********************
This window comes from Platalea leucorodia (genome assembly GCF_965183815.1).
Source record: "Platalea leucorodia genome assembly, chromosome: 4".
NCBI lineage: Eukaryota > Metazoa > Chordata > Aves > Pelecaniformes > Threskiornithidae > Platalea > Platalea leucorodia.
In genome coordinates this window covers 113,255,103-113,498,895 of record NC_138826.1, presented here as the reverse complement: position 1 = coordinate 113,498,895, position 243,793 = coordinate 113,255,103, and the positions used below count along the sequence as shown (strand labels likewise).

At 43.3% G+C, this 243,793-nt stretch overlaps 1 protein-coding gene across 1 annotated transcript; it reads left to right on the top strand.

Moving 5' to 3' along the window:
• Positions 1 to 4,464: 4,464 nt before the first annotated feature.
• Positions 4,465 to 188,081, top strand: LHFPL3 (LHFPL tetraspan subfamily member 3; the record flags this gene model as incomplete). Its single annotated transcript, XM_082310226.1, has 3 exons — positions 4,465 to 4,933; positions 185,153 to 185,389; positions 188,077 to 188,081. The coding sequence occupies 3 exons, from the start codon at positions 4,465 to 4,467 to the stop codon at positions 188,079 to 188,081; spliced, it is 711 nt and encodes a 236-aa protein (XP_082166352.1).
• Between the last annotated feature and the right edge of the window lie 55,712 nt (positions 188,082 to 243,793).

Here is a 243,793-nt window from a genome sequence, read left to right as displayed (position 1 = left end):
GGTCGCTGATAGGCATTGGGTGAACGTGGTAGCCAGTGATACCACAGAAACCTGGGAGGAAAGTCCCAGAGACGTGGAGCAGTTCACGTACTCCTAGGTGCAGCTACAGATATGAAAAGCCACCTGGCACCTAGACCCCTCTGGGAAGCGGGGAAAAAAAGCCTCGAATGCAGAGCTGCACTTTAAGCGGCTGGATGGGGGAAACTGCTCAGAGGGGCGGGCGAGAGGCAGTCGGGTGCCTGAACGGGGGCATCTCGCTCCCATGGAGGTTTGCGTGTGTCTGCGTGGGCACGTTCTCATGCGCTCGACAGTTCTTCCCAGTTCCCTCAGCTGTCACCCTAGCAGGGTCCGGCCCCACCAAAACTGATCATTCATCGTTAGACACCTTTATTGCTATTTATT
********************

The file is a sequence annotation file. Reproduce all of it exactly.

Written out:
This window comes from Platalea leucorodia (genome assembly GCF_965183815.1).
Source record: "Platalea leucorodia genome assembly, chromosome: 4".
NCBI lineage: Eukaryota > Metazoa > Chordata > Aves > Pelecaniformes > Threskiornithidae > Platalea > Platalea leucorodia.
In genome coordinates this window covers 113,255,103-113,498,895 of record NC_138826.1, presented here as the reverse complement: position 1 = coordinate 113,498,895, position 243,793 = coordinate 113,255,103, and the positions used below count along the sequence as shown (strand labels likewise).

At 43.3% G+C, this 243,793-nt stretch overlaps 1 protein-coding gene across 1 annotated transcript; it reads left to right on the top strand.

Moving 5' to 3' along the window:
• Positions 1 to 4,464: 4,464 nt before the first annotated feature.
• Positions 4,465 to 188,081, top strand: LHFPL3 (LHFPL tetraspan subfamily member 3; the record flags this gene model as incomplete). Its single annotated transcript, XM_082310226.1, has 3 exons — positions 4,465 to 4,933; positions 185,153 to 185,389; positions 188,077 to 188,081. The coding sequence occupies 3 exons, from the start codon at positions 4,465 to 4,467 to the stop codon at positions 188,079 to 188,081; spliced, it is 711 nt and encodes a 236-aa protein (XP_082166352.1).
• Between the last annotated feature and the right edge of the window lie 55,712 nt (positions 188,082 to 243,793).

Here is a 243,793-nt window from a genome sequence, read left to right as displayed (position 1 = left end):
GGTCGCTGATAGGCATTGGGTGAACGTGGTAGCCAGTGATACCACAGAAACCTGGGAGGAAAGTCCCAGAGACGTGGAGCAGTTCACGTACTCCTAGGTGCAGCTACAGATATGAAAAGCCACCTGGCACCTAGACCCCTCTGGGAAGCGGGGAAAAAAAGCCTCGAATGCAGAGCTGCACTTTAAGCGGCTGGATGGGGGAAACTGCTCAGAGGGGCGGGCGAGAGGCAGTCGGGTGCCTGAACGGGGGCATCTCGCTCCCATGGAGGTTTGCGTGTGTCTGCGTGGGCACGTTCTCATGCGCTCGACAGTTCTTCCCAGTTCCCTCAGCTGTCACCCTAGCAGGGTCCGGCCCCACCAAAACTGATCATTCATCGTTAGACACCTTTATTGCTATTTATT